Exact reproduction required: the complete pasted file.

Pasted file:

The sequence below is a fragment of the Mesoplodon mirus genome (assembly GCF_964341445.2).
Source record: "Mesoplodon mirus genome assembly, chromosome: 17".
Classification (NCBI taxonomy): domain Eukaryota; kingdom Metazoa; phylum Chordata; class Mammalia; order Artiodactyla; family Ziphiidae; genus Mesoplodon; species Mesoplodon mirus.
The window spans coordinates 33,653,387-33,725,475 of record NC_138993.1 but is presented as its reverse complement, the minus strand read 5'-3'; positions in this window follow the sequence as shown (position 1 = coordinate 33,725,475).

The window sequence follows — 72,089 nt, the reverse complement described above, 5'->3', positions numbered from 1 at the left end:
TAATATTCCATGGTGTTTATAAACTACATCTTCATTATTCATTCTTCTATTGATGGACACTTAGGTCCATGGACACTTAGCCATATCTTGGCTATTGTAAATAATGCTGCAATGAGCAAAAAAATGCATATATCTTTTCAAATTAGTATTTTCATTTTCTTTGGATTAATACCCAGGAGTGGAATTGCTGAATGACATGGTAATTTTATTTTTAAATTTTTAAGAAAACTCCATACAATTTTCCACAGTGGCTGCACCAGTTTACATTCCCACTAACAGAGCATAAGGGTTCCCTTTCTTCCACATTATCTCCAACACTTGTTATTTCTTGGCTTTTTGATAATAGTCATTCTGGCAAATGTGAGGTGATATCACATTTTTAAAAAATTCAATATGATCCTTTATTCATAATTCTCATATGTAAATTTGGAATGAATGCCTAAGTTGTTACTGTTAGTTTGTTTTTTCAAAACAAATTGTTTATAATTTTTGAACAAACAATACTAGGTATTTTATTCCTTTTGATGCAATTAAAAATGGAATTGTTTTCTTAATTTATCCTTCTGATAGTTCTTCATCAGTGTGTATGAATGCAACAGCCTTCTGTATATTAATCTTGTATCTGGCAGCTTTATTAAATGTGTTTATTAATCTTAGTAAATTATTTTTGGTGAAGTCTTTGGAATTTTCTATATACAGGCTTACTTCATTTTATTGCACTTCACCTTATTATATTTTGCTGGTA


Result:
The sequence below is a fragment of the Mesoplodon mirus genome (assembly GCF_964341445.2).
Source record: "Mesoplodon mirus genome assembly, chromosome: 17".
Classification (NCBI taxonomy): domain Eukaryota; kingdom Metazoa; phylum Chordata; class Mammalia; order Artiodactyla; family Ziphiidae; genus Mesoplodon; species Mesoplodon mirus.
The window spans coordinates 33,653,387-33,725,475 of record NC_138993.1 but is presented as its reverse complement, the minus strand read 5'-3'; positions in this window follow the sequence as shown (position 1 = coordinate 33,725,475).

The window sequence follows — 72,089 nt, the reverse complement described above, 5'->3', positions numbered from 1 at the left end:
TAATATTCCATGGTGTTTATAAACTACATCTTCATTATTCATTCTTCTATTGATGGACACTTAGGTCCATGGACACTTAGCCATATCTTGGCTATTGTAAATAATGCTGCAATGAGCAAAAAAATGCATATATCTTTTCAAATTAGTATTTTCATTTTCTTTGGATTAATACCCAGGAGTGGAATTGCTGAATGACATGGTAATTTTATTTTTAAATTTTTAAGAAAACTCCATACAATTTTCCACAGTGGCTGCACCAGTTTACATTCCCACTAACAGAGCATAAGGGTTCCCTTTCTTCCACATTATCTCCAACACTTGTTATTTCTTGGCTTTTTGATAATAGTCATTCTGGCAAATGTGAGGTGATATCACATTTTTAAAAAATTCAATATGATCCTTTATTCATAATTCTCATATGTAAATTTGGAATGAATGCCTAAGTTGTTACTGTTAGTTTGTTTTTTCAAAACAAATTGTTTATAATTTTTGAACAAACAATACTAGGTATTTTATTCCTTTTGATGCAATTAAAAATGGAATTGTTTTCTTAATTTATCCTTCTGATAGTTCTTCATCAGTGTGTATGAATGCAACAGCCTTCTGTATATTAATCTTGTATCTGGCAGCTTTATTAAATGTGTTTATTAATCTTAGTAAATTATTTTTGGTGAAGTCTTTGGAATTTTCTATATACAGGCTTACTTCATTTTATTGCACTTCACCTTATTATATTTTGCTGGTA